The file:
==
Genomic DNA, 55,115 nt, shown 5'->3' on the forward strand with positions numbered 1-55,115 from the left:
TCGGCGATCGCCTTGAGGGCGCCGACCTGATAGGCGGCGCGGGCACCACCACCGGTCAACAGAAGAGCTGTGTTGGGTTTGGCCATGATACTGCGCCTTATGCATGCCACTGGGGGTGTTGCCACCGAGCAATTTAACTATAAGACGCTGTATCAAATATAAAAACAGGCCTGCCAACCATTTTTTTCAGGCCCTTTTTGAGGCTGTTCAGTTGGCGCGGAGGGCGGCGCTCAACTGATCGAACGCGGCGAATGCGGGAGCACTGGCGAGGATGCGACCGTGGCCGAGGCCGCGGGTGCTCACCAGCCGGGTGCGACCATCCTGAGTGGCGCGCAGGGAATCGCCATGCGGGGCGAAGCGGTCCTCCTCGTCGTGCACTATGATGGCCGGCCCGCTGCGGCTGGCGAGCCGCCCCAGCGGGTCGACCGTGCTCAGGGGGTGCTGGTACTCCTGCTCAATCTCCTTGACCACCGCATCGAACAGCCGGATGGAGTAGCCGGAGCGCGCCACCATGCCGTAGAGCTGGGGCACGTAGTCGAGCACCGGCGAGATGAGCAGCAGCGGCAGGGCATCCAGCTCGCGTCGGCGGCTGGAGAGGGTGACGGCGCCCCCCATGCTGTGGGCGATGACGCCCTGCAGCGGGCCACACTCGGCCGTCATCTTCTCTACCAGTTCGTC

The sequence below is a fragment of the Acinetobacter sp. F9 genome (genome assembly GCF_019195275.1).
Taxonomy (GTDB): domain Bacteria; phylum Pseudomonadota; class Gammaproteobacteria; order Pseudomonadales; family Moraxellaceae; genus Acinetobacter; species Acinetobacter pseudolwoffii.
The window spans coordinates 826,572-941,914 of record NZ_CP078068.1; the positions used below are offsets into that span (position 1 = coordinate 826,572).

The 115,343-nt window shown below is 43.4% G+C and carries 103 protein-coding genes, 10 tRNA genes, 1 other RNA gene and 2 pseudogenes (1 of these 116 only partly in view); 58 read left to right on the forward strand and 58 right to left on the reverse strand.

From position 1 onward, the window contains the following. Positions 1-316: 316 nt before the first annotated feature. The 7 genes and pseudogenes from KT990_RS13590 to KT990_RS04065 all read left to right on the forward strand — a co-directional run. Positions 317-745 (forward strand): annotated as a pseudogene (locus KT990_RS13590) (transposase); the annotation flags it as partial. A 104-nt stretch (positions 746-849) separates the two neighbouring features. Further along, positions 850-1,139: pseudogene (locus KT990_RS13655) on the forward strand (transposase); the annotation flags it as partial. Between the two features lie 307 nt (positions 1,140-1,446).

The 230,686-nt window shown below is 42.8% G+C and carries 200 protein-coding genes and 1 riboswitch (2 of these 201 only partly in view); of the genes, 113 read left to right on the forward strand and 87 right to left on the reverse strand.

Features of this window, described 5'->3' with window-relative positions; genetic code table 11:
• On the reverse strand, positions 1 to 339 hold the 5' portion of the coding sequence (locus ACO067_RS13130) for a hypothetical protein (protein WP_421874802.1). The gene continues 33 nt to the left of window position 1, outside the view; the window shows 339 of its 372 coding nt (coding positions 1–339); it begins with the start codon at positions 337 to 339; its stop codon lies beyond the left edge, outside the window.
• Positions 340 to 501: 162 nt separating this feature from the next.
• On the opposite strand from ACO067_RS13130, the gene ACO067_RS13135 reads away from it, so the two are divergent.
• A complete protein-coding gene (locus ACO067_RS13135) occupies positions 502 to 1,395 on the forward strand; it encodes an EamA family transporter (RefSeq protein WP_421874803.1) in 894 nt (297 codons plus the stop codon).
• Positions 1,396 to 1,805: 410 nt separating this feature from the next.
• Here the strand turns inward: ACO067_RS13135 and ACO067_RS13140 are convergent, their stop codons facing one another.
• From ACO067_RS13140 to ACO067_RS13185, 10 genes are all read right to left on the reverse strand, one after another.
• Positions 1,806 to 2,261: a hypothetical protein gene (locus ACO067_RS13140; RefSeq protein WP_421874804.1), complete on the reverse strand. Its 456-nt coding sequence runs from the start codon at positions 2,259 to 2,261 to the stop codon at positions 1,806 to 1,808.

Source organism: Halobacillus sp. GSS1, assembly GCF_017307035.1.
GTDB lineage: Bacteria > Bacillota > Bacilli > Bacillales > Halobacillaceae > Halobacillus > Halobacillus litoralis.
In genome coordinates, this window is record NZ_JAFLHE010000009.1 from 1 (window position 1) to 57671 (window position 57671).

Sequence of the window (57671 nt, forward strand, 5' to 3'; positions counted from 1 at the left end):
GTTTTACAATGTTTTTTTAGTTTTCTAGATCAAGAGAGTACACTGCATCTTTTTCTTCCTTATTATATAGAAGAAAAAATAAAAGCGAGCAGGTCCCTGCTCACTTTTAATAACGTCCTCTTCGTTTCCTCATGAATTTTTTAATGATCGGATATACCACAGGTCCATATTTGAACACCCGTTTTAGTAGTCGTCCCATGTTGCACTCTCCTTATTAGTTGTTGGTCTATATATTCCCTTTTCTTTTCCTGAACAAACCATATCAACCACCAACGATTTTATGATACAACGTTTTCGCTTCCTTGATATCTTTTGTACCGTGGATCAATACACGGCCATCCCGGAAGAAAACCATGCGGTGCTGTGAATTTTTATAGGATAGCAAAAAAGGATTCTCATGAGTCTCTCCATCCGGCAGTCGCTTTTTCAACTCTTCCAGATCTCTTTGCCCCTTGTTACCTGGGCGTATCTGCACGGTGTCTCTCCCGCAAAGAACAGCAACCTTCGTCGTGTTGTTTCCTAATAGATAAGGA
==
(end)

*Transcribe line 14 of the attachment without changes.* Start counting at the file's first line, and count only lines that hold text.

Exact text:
• Positions 1,396 to 1,805: 410 nt separating this feature from the next.